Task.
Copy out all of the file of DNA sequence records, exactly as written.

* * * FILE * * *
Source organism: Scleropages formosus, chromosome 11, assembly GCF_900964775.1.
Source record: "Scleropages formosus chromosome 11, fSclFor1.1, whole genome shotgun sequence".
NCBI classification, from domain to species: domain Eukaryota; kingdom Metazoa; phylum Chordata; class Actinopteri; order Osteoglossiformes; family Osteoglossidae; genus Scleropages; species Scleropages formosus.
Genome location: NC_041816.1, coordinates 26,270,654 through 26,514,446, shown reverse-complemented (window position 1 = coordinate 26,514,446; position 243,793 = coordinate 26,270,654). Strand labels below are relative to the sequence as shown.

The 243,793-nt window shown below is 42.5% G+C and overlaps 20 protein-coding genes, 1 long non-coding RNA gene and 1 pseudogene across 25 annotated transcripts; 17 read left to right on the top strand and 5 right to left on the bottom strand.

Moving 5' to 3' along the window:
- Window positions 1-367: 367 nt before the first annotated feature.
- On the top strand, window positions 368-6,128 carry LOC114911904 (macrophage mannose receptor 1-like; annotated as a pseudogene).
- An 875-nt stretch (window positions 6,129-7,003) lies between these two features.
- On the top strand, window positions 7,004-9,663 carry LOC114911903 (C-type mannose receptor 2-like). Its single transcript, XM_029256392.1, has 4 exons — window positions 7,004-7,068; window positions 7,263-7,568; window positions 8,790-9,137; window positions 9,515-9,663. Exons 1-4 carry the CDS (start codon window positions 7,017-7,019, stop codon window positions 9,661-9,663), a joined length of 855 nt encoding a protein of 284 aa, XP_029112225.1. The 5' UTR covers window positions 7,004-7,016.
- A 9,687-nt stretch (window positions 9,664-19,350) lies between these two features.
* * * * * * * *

Source organism: Scleropages formosus, chromosome 11, assembly GCF_900964775.1.
Source record: "Scleropages formosus chromosome 11, fSclFor1.1, whole genome shotgun sequence".
NCBI classification, from domain to species: domain Eukaryota; kingdom Metazoa; phylum Chordata; class Actinopteri; order Osteoglossiformes; family Osteoglossidae; genus Scleropages; species Scleropages formosus.
Genome location: NC_041816.1, coordinates 26,270,654 through 26,514,446, shown reverse-complemented (window position 1 = coordinate 26,514,446; position 243,793 = coordinate 26,270,654). Strand labels below are relative to the sequence as shown.

The 243,793-nt window shown below is 42.5% G+C and overlaps 20 protein-coding genes, 1 long non-coding RNA gene and 1 pseudogene across 25 annotated transcripts; 17 read left to right on the top strand and 5 right to left on the bottom strand.

Moving 5' to 3' along the window:
- Window positions 1-367: 367 nt before the first annotated feature.
- On the top strand, window positions 368-6,128 carry LOC114911904 (macrophage mannose receptor 1-like; annotated as a pseudogene).
- An 875-nt stretch (window positions 6,129-7,003) lies between these two features.
- On the top strand, window positions 7,004-9,663 carry LOC114911903 (C-type mannose receptor 2-like). Its single transcript, XM_029256392.1, has 4 exons — window positions 7,004-7,068; window positions 7,263-7,568; window positions 8,790-9,137; window positions 9,515-9,663. Exons 1-4 carry the CDS (start codon window positions 7,017-7,019, stop codon window positions 9,661-9,663), a joined length of 855 nt encoding a protein of 284 aa, XP_029112225.1. The 5' UTR covers window positions 7,004-7,016.
- A 9,687-nt stretch (window positions 9,664-19,350) lies between these two features.